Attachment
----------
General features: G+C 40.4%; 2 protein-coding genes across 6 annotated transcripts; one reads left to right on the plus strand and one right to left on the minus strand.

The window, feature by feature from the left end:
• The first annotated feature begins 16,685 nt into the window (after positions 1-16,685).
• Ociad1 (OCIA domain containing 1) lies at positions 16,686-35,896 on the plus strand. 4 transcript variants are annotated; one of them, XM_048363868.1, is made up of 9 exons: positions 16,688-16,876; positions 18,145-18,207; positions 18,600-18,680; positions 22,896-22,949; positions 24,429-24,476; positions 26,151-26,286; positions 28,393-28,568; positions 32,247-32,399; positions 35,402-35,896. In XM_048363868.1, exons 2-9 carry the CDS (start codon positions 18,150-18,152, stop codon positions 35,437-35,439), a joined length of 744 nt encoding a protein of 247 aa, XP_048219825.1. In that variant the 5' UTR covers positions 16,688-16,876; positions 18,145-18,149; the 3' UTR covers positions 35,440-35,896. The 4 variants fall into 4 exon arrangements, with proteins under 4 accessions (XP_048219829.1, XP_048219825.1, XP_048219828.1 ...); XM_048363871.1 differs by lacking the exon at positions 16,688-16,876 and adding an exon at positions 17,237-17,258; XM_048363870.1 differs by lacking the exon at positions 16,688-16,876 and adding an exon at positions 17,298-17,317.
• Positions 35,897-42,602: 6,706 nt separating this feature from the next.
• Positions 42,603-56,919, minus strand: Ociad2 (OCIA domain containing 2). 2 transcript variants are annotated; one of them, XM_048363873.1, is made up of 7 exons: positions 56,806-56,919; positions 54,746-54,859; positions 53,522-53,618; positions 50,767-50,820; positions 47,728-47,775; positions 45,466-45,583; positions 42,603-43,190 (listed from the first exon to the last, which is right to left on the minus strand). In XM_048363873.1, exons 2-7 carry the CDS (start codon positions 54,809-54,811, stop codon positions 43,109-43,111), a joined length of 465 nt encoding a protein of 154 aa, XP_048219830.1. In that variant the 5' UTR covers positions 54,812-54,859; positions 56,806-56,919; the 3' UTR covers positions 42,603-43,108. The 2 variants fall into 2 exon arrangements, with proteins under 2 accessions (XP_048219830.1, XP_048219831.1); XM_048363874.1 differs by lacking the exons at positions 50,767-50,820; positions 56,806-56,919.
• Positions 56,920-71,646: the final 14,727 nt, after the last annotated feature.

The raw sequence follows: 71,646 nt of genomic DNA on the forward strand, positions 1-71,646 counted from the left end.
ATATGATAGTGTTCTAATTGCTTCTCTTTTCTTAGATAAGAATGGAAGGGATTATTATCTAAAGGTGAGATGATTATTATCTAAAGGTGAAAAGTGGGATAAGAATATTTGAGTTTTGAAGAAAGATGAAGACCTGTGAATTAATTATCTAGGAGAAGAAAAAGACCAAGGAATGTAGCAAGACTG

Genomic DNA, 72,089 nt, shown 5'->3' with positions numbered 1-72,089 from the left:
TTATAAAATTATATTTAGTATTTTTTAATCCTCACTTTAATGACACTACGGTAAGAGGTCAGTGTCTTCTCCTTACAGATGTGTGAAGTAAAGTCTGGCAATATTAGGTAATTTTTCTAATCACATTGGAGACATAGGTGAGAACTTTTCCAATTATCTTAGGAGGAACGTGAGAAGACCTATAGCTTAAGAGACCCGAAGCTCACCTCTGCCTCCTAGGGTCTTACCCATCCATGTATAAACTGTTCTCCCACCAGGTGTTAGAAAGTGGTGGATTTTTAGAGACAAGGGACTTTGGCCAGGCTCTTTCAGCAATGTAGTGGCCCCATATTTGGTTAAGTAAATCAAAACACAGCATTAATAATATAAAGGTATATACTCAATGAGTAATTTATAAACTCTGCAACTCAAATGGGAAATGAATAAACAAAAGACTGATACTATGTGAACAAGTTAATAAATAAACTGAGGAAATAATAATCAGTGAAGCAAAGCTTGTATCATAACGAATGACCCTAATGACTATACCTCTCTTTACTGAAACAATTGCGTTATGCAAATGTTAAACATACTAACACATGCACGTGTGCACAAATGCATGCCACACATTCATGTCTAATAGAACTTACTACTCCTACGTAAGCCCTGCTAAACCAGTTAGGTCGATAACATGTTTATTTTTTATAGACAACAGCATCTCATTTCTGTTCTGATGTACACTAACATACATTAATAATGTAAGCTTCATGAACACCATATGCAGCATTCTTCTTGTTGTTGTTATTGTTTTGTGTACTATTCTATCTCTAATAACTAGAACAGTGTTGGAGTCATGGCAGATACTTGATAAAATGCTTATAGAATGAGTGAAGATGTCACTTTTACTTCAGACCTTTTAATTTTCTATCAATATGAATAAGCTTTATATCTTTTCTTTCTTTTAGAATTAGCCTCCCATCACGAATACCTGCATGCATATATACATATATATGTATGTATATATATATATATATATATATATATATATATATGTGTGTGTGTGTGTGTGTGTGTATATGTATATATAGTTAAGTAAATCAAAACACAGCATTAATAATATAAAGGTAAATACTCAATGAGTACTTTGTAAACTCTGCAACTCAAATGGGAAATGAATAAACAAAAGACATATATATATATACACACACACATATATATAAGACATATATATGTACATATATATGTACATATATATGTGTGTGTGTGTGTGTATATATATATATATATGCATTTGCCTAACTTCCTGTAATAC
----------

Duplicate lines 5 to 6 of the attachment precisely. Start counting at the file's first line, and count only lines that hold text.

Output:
• Positions 35,897-42,602: 6,706 nt separating this feature from the next.
• Positions 42,603-56,919, minus strand: Ociad2 (OCIA domain containing 2). 2 transcript variants are annotated; one of them, XM_048363873.1, is made up of 7 exons: positions 56,806-56,919; positions 54,746-54,859; positions 53,522-53,618; positions 50,767-50,820; positions 47,728-47,775; positions 45,466-45,583; positions 42,603-43,190 (listed from the first exon to the last, which is right to left on the minus strand). In XM_048363873.1, exons 2-7 carry the CDS (start codon positions 54,809-54,811, stop codon positions 43,109-43,111), a joined length of 465 nt encoding a protein of 154 aa, XP_048219830.1. In that variant the 5' UTR covers positions 54,812-54,859; positions 56,806-56,919; the 3' UTR covers positions 42,603-43,108. The 2 variants fall into 2 exon arrangements, with proteins under 2 accessions (XP_048219830.1, XP_048219831.1); XM_048363874.1 differs by lacking the exons at positions 50,767-50,820; positions 56,806-56,919.